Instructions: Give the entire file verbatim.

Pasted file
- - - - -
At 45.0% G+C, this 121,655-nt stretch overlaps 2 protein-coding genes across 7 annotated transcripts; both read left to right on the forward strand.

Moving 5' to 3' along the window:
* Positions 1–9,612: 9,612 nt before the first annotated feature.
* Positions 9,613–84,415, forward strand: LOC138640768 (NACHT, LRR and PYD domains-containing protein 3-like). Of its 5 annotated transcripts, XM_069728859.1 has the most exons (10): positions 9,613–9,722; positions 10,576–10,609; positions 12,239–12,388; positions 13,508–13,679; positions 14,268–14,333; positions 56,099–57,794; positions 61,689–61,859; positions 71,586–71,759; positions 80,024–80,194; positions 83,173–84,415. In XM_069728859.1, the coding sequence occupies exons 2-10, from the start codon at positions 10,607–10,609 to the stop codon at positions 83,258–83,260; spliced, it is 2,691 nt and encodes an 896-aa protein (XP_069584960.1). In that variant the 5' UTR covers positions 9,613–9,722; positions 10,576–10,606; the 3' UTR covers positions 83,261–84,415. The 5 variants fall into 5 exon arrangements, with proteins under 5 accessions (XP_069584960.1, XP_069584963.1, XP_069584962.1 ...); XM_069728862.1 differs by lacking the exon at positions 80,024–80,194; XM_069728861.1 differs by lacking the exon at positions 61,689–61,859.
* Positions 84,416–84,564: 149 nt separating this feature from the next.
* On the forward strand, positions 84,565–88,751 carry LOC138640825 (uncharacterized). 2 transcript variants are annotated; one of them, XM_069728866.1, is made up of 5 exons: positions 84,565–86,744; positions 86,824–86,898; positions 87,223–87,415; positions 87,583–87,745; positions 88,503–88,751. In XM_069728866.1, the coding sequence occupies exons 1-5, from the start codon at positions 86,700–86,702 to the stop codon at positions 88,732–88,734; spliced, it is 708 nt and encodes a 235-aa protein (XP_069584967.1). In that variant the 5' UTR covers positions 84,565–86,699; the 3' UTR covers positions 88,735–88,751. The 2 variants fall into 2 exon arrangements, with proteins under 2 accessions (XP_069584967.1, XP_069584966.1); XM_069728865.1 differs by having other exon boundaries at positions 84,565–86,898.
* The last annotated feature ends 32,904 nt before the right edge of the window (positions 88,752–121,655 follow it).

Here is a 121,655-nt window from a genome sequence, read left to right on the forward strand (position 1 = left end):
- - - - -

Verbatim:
At 45.0% G+C, this 121,655-nt stretch overlaps 2 protein-coding genes across 7 annotated transcripts; both read left to right on the forward strand.

Moving 5' to 3' along the window:
* Positions 1–9,612: 9,612 nt before the first annotated feature.
* Positions 9,613–84,415, forward strand: LOC138640768 (NACHT, LRR and PYD domains-containing protein 3-like). Of its 5 annotated transcripts, XM_069728859.1 has the most exons (10): positions 9,613–9,722; positions 10,576–10,609; positions 12,239–12,388; positions 13,508–13,679; positions 14,268–14,333; positions 56,099–57,794; positions 61,689–61,859; positions 71,586–71,759; positions 80,024–80,194; positions 83,173–84,415. In XM_069728859.1, the coding sequence occupies exons 2-10, from the start codon at positions 10,607–10,609 to the stop codon at positions 83,258–83,260; spliced, it is 2,691 nt and encodes an 896-aa protein (XP_069584960.1). In that variant the 5' UTR covers positions 9,613–9,722; positions 10,576–10,606; the 3' UTR covers positions 83,261–84,415. The 5 variants fall into 5 exon arrangements, with proteins under 5 accessions (XP_069584960.1, XP_069584963.1, XP_069584962.1 ...); XM_069728862.1 differs by lacking the exon at positions 80,024–80,194; XM_069728861.1 differs by lacking the exon at positions 61,689–61,859.
* Positions 84,416–84,564: 149 nt separating this feature from the next.
* On the forward strand, positions 84,565–88,751 carry LOC138640825 (uncharacterized). 2 transcript variants are annotated; one of them, XM_069728866.1, is made up of 5 exons: positions 84,565–86,744; positions 86,824–86,898; positions 87,223–87,415; positions 87,583–87,745; positions 88,503–88,751. In XM_069728866.1, the coding sequence occupies exons 1-5, from the start codon at positions 86,700–86,702 to the stop codon at positions 88,732–88,734; spliced, it is 708 nt and encodes a 235-aa protein (XP_069584967.1). In that variant the 5' UTR covers positions 84,565–86,699; the 3' UTR covers positions 88,735–88,751. The 2 variants fall into 2 exon arrangements, with proteins under 2 accessions (XP_069584967.1, XP_069584966.1); XM_069728865.1 differs by having other exon boundaries at positions 84,565–86,898.
* The last annotated feature ends 32,904 nt before the right edge of the window (positions 88,752–121,655 follow it).

Here is a 121,655-nt window from a genome sequence, read left to right on the forward strand (position 1 = left end):